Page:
H. Bruce Franklin
How We Launched Our Forever War in the Middle East
Lee Hall
Mayor Obedience Training, From the Pet Products Industry
Louis Yako
Working in America: Paychecks for Silence
Michael D. Yates
Radical Education
Jonathan Cook
Israelis Have Shown Netanyahu the Door. Can He Inflict More Damage Before He Exits?
Valerie Reynoso
The Rising Monopoly of Monsanto-Bayer
John Steppling
American Psychopathy
Ralph Nader
25 Ways the Canadian Health Care System is Better than Obamacare for the 2020 Elections
Ramzy Baroud
Apartheid Made Official: Deal of the Century is a Ploy and Annexation is the New Reality
Vincent Emanuele
Small Town Values
John Feffer
The Threat of Bolton Has Retreated, But Not the Threat of War
David Rosen
Evangelicals, Abstinence, Abortion and the Mainstreaming of Sex
Judy Rohrer
“Make ‘America’ White Again”: White Resentment Under the Obama & Trump Presidencies
John W. Whitehead
The Police State’s Language of Force
Kathleen Wallace
Noblesse the Sleaze
Farzana Versey
Why Should Kashmiris be Indian?
Nyla Ali Khan
Why Are Modi and His Cohort Paranoid About Diversity?
Shawn Fremstad
The Official U.S. Poverty Rate is Based on a Hopelessly Out-of-Date Metric
Mel Gurtov
No War for Saudi Oil!
Robert Koehler
‘I’m Afraid You Have Humans’
David Swanson
Every Peace Group and Activist Should Join Strike DC for the Earth’s Climate
Scott Owen
In Defense of Non-violent Actions in Revolutionary Times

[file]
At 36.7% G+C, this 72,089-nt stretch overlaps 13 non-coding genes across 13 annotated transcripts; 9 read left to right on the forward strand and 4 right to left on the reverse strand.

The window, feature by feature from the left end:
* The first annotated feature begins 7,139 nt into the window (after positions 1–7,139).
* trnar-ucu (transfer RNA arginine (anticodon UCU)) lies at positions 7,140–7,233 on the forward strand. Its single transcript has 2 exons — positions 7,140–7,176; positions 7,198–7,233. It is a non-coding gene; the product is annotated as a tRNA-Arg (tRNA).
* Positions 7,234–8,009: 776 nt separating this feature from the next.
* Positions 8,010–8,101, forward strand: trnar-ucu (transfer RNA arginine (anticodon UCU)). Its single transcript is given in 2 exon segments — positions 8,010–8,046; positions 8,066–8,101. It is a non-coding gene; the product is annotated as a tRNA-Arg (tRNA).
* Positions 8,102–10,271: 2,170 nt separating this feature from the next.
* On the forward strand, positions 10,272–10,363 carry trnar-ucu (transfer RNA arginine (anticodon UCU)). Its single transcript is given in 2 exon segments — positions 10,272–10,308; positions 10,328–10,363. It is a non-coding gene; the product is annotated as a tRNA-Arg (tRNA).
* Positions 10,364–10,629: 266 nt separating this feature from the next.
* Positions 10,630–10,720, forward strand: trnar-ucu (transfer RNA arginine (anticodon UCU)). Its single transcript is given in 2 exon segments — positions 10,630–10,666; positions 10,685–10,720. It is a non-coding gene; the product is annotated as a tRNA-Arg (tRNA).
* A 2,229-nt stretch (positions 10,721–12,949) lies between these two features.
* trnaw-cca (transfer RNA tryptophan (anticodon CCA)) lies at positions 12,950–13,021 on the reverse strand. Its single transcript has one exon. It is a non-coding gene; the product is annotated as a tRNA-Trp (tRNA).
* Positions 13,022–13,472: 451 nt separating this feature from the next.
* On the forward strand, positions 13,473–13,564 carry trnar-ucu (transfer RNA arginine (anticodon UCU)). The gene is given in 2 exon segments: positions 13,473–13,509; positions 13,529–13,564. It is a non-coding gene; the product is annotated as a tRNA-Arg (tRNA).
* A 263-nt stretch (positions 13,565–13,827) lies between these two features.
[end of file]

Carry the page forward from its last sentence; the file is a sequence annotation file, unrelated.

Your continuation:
Jesse Jackson
Can America Break Its Gun Addiction?
Priti Gulati Cox
Sidewalk Museum of Congress: Who Says Kansas is Flat?
Mohamad Shaaf
The Current Political Crisis: Its Roots in Concentrated Capital with the Resulting Concentrated Political Power
Max Moran
Revolving Door Project Probes Thiel’s White House Connection
Arshad Khan
Unhappy India
Nick Pemberton
Norman Fucking Rockwell! and 24 Other Favorite Albums
Nicky Reid
The Bigotry of ‘Hate Speech’ and Facebook Fascism
Paul Armentano
To Make Vaping Safer, Legalize Cannabis
Jill Richardson
Punching Through Bad Headlines
Jessicah Pierre
What the Felicity Huffman Scandal Says About America
John Kendall Hawkins
Draining the Swamp, From the Beginning of Time
Julian Rose
Four Funerals and a Wedding: A Brief History of the War on Humanity
Victor Grossman
Film, Music and Elections in Germany
Charles R. Larson
Review: Ahmet Altan’s “I Will Never See the World Again”
David Yearsley
Jazz is Activism
Elliot Sperber
Captains of Industry 
FacebookTwitterRedditEmail